Remember: People love to hear themselves talk and they love talking about themselves.  So be the proactive one and ask them a compelling question.  Over time you’ll develop this skill and be able to ask questions that will guide the conversation into a topic that interests you as well.   A key driver of this skill is imagination.  A compelling imagination will help you ask a more interesting question that leads to a more interesting conversation.

Writers are gifted with a vast imagination.  So, whether they know it or not, they would be very good at coming up with compelling questions.  Actors too.  Think about it, a writer often writes about or an actor may have to play a character with whom they have nothing in common.  So how do they do this so well?  You have to be willing to learn new things.  If the person you’re standing there alone with is talking about things that don’t interest you all it takes is an open mind to be able to connect with them.   Being open-minded comes with some great benefits!  The more open-minded you are the more people you will connect with and who knows where one of those connections will take you one day.  For example, it might just skyrocket your career.

NBC ran series of public service announcement entitled “The More You Know” encouraging parents to be more involved in their children’s education.  This trains young people to be more open-minded.  Research shows that communities that support multicultural studies have a significant reduction acts of prejudice and racial injustice.  These topics are themes in my Extra Inning trilogy with a particular focus during the baseball game in the first book ‘The Diamond Thieves.’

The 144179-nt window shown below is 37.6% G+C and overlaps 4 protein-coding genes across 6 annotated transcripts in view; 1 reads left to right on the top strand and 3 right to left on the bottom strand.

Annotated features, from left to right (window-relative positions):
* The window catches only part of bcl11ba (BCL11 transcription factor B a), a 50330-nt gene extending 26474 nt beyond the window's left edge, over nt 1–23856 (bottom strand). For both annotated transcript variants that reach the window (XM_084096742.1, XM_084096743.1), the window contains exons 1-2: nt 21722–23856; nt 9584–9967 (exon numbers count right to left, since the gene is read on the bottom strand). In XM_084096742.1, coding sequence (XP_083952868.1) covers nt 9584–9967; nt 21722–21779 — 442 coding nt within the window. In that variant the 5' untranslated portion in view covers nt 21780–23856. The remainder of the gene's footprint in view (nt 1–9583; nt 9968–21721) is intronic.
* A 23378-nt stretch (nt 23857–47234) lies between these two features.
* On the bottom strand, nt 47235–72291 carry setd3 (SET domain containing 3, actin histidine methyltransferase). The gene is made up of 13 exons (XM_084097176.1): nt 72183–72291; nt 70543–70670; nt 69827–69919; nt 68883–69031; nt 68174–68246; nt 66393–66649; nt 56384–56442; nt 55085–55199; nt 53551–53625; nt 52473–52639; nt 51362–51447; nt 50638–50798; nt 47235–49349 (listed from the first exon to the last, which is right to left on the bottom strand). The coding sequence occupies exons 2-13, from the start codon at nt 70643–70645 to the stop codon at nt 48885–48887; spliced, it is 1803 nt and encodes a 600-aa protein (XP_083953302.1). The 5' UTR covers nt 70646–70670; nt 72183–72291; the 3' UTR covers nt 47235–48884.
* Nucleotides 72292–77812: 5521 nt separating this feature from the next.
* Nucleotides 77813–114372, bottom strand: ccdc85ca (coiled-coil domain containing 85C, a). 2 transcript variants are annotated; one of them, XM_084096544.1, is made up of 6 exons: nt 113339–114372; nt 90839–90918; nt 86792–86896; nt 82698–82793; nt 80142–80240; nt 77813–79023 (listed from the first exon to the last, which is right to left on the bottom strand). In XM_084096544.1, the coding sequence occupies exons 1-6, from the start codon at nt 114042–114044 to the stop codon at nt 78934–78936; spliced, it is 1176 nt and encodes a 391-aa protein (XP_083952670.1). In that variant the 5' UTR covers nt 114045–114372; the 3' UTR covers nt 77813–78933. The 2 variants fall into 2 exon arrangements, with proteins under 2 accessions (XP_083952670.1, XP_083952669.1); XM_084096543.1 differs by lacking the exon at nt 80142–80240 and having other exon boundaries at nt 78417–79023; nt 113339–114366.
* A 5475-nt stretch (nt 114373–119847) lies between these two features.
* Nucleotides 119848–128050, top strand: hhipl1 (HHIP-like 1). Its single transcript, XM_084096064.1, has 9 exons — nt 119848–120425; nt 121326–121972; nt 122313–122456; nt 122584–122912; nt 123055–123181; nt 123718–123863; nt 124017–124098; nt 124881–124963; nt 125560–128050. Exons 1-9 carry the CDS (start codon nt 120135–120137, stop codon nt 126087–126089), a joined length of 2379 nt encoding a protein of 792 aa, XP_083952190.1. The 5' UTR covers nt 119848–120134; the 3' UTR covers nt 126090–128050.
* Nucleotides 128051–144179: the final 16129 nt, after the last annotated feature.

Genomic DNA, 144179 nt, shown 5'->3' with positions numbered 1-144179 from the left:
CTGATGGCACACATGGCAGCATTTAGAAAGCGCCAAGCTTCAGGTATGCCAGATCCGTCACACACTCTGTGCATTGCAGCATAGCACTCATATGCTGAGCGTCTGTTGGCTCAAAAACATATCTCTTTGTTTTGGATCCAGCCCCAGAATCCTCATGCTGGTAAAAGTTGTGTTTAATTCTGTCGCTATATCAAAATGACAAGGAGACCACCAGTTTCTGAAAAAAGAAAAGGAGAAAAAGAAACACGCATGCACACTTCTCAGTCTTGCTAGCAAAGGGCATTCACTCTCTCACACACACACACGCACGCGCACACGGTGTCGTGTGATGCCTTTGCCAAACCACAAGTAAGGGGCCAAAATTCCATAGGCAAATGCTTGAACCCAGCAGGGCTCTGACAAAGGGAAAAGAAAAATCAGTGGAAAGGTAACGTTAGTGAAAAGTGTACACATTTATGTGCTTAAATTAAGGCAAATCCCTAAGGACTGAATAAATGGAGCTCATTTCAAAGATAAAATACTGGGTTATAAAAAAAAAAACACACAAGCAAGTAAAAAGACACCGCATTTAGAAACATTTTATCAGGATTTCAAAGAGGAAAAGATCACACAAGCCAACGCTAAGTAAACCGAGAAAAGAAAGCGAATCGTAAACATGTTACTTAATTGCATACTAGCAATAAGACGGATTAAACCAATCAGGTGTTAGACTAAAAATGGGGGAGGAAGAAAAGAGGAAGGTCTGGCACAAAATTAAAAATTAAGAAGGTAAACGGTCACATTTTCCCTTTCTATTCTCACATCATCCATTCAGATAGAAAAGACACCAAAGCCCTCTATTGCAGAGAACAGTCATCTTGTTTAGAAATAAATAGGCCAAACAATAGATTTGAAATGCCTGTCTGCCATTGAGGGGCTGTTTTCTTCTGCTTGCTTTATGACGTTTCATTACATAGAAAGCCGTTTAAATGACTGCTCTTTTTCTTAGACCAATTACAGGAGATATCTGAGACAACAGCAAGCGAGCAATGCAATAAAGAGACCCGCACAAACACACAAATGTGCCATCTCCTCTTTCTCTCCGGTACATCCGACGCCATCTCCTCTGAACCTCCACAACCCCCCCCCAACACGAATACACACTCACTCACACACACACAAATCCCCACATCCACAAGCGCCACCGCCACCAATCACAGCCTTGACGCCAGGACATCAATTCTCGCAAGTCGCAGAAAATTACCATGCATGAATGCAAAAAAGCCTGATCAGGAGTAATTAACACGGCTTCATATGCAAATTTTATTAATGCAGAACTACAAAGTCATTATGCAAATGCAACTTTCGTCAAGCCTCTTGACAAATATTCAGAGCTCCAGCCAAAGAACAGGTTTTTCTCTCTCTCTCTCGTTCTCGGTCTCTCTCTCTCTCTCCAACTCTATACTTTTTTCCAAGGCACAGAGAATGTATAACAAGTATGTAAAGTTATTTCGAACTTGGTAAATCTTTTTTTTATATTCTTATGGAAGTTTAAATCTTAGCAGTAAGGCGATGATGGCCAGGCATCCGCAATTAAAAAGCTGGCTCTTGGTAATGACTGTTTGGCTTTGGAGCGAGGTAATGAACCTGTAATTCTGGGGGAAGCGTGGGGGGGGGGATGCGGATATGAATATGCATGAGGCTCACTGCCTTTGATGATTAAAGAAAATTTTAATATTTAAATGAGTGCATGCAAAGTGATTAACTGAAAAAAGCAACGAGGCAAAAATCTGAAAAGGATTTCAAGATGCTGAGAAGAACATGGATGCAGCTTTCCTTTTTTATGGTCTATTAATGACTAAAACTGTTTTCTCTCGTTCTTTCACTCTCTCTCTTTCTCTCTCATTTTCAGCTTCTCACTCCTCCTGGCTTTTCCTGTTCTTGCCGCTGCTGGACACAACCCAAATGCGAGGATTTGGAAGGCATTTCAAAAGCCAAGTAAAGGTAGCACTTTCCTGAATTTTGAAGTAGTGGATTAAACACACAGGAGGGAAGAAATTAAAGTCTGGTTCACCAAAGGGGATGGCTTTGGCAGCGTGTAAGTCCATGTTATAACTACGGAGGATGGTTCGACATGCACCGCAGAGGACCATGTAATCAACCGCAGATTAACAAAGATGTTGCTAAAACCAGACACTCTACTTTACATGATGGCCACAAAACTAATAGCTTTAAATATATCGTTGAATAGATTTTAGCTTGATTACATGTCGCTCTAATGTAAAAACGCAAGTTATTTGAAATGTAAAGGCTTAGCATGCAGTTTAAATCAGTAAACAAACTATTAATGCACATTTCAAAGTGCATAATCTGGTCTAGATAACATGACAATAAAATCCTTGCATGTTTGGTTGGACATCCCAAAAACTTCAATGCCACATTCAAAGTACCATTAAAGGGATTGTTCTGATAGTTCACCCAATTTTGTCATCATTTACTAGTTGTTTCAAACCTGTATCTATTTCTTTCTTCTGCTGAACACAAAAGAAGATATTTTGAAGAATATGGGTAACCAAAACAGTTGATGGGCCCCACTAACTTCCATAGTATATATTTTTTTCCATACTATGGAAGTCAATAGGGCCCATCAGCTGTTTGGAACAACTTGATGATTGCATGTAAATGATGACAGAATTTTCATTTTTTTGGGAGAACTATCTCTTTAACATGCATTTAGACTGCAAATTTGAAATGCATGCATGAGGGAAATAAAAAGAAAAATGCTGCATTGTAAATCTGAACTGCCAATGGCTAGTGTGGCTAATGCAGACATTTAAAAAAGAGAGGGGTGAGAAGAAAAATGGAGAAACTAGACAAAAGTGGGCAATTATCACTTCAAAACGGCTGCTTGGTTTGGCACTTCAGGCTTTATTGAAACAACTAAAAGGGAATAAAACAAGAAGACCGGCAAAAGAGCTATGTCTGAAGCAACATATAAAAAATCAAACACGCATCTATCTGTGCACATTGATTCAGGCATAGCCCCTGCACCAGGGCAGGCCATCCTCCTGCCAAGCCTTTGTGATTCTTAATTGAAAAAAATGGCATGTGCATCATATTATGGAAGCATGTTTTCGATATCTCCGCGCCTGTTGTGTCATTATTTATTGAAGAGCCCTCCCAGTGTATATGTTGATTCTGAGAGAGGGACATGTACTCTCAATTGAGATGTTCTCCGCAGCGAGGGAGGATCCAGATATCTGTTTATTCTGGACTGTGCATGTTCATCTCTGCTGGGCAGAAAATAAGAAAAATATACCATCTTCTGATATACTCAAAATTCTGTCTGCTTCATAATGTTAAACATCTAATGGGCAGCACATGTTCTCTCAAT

Considering the time period (Cold War) and location (Deep South) of the Extra Innings series, I felt it was critical to include these topics in the story.  I’m a white male, so I’ve never personally faced what a black has faced in terms of unfair or unjust treatment because of the color of his skin.  I’ve always had a very diverse pool of friends and enjoyed engaging in conversations that some may find uncomfortable.  These connections have educated me on the topic of discrimination and social injustice.  I am very interested in this topic.

For some, making these sort of connections may not come easy but, again, it’s all about keeping an open mind.  In the end, you’ll be amazed with the new and cherished relationships you’ll establish by keeping an open mind and showing a sincere interest in what’s important in that individual’s life.